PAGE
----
A recent communique from the Mackinac Center, Governor’s Cyber School Cuts Don’t Add Up, complained about a surprisingly progressive feature of Governor Snyder’s state budget proposal: pay online schools less for each of their students than neighborhood public schools get.
The reasoning is obvious (to most people): neighborhood public schools have costs that electronic schools don’t. Buildings for instance. And utilities.
And a rational number of teachers. As The Truth About K12, Inc. shows, the sky is the limit on teacher/student ratios at cyber schools:
This NPR report established that when a school, almost always a charter school, approaches K12, Inc. to provide its curriculum, the amount it pays varies with the student/teacher ratio. Which makes it pretty easy to make money when you employ so few teachers. Even with the smaller foundation grant proposed by Snyder.
This kind of performance data on cyber schools isn’t hard to find. If you’re really looking for it. For example, the Great Lakes Center just issued its yearly review of the research on online school quality. It said:
Policymakers slow or stop the growth in the number of virtual schools and the size
of their enrollments until the reasons for their relatively poor performance have
been identified and addressed.
The Mackinac Center argument against the Snyder proposal is that neighborhood public schools can pay many of their expenses through local bond proposals, which cyber charters can’t do. Naturally, the Center ignores the major staffing differences between online schools and normal public schools and pretends the only difference is buildings.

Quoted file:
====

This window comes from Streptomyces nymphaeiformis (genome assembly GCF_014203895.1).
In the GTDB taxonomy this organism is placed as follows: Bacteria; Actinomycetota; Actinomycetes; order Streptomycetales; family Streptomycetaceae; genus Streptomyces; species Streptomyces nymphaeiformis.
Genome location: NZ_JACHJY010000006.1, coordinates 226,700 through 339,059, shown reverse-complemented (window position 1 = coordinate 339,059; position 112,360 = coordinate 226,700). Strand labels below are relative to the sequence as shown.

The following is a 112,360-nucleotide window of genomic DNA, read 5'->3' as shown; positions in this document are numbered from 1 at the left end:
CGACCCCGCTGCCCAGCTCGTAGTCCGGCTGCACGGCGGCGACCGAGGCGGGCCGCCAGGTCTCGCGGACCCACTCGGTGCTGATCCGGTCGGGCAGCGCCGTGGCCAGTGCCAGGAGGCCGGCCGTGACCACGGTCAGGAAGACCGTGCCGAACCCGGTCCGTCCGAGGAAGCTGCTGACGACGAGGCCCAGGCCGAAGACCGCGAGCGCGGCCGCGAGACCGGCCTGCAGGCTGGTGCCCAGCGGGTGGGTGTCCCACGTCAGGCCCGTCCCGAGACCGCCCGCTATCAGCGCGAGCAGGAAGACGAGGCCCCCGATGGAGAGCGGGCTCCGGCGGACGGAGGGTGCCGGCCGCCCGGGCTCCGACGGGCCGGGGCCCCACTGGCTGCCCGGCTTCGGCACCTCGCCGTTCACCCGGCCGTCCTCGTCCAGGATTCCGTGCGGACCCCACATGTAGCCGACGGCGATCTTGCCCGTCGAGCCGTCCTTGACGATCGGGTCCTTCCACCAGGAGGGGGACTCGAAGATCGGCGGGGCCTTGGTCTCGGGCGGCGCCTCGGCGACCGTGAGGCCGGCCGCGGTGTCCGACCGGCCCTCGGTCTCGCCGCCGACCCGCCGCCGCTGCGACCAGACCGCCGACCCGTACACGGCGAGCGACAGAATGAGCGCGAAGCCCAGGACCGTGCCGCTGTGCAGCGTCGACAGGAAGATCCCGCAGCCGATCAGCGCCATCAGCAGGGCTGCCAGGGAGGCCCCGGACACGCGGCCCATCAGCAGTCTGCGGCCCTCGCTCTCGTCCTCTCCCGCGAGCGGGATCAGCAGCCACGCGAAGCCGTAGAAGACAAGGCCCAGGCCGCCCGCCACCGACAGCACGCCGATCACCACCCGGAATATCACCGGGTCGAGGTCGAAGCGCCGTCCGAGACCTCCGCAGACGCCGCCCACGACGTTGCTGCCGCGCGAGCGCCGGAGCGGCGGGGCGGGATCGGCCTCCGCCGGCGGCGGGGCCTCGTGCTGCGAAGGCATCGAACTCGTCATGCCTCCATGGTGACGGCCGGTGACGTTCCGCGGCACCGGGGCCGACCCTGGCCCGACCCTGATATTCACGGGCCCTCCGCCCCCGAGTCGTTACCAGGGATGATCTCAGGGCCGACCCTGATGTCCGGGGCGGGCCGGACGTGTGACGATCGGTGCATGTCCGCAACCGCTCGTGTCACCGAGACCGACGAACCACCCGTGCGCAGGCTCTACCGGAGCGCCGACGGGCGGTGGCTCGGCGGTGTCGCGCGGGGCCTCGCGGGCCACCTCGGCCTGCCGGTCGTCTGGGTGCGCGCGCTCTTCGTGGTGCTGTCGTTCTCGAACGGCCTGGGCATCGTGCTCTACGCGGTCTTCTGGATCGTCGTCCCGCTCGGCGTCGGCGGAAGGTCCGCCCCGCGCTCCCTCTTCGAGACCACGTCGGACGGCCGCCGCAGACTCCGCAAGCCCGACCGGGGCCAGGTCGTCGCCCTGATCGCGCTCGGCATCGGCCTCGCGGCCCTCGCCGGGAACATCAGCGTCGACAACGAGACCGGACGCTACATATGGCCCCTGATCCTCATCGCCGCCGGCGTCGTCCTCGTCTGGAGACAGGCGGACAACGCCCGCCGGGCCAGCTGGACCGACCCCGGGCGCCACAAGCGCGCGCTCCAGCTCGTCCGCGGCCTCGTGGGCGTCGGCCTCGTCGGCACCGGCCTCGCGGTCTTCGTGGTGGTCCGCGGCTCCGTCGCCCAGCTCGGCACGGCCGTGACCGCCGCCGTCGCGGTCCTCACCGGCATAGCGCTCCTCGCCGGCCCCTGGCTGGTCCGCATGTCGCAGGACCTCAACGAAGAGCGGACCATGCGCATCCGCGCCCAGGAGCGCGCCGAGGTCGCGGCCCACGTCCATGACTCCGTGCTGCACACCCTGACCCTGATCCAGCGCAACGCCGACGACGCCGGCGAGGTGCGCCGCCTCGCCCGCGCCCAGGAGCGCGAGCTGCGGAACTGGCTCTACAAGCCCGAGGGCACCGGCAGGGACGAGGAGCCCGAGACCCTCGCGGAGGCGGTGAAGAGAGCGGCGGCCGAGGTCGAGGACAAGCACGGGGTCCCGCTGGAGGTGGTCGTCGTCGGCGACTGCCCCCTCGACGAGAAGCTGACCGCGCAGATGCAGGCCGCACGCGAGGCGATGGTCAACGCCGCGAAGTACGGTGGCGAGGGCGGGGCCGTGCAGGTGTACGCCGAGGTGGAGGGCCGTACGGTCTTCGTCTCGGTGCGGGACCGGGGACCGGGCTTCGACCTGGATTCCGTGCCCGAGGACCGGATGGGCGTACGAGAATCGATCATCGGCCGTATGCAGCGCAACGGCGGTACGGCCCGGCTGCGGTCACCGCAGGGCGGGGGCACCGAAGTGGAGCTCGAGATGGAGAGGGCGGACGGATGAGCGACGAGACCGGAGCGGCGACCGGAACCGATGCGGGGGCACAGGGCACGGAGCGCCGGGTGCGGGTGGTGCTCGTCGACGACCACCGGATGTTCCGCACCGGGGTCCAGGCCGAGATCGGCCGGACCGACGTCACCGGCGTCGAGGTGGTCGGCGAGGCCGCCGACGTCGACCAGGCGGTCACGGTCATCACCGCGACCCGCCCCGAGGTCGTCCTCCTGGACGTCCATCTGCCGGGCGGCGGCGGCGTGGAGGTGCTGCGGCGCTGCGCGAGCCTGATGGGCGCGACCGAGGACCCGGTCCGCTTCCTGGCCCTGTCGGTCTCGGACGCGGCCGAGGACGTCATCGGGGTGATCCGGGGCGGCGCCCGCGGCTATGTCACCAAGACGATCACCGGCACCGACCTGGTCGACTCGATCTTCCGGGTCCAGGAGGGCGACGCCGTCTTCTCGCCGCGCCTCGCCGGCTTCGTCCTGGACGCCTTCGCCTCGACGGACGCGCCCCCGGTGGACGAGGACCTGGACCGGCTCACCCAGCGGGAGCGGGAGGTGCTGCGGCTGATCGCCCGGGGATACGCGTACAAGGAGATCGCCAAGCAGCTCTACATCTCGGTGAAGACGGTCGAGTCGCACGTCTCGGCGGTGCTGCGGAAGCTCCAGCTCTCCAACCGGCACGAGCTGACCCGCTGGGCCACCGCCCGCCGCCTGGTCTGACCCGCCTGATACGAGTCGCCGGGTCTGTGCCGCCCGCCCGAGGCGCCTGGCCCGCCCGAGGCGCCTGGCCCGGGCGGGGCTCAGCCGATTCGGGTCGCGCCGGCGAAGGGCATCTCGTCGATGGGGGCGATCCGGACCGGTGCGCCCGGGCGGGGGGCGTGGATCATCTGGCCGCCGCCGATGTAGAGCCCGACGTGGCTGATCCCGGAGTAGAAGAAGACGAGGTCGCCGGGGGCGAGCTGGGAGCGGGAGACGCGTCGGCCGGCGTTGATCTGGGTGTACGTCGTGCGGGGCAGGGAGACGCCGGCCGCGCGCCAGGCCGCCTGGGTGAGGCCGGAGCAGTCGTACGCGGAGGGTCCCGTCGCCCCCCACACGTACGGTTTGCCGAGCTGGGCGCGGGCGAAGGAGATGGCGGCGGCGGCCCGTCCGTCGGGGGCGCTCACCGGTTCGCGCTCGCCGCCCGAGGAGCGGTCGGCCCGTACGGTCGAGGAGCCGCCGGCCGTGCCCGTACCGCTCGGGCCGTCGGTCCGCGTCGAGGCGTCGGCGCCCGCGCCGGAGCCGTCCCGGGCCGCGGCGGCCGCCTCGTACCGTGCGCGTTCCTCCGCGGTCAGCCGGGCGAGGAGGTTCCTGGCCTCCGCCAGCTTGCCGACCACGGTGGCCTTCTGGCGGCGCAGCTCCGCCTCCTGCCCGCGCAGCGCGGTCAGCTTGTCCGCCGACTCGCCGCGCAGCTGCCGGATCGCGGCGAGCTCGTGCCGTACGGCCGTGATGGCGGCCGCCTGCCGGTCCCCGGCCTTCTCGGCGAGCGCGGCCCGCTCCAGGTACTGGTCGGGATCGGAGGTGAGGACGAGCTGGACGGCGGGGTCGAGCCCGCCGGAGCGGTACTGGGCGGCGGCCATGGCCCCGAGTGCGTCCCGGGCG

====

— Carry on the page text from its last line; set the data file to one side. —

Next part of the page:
Probably knowing that the local funding argument is thin, it moves on to rave about just how great online schools are, and points, as proof, to one of its own studies. Not surprisingly (especially if you remember that one of its board members founded a major charter school chain) its study found that charter schools are really great: “five of the seven cyber schools serving high schoolers performed on level with most of their peers.”
What, exactly does “performed on level” mean? Or “with most of their peers?” Most? Not exactly scientific language.
But it can’t stop. It says:
The Mackinac Center gave Connections Academy an A. Given its murky methodology, this isn’t too shocking. Clearly, the Mackinac Center approach doesn’t include facts that most people would consider important. Like graduation and drop out rates.
We think they’re important:
Notice that all of the state’s cyber charter schools fall behind the state average for both dropout and graduation rate. Also notice that the state dropout rate is 8.9%, Connections Academy, 24.3%. The state graduation rate is 79.7%, Connections, 55.9%. Keep in mind that both state averages include all of the listed online school rates, and are therefore reduced by them.
All of this data is available to anyone with a computer. That is, a computer and an interest in actual facts.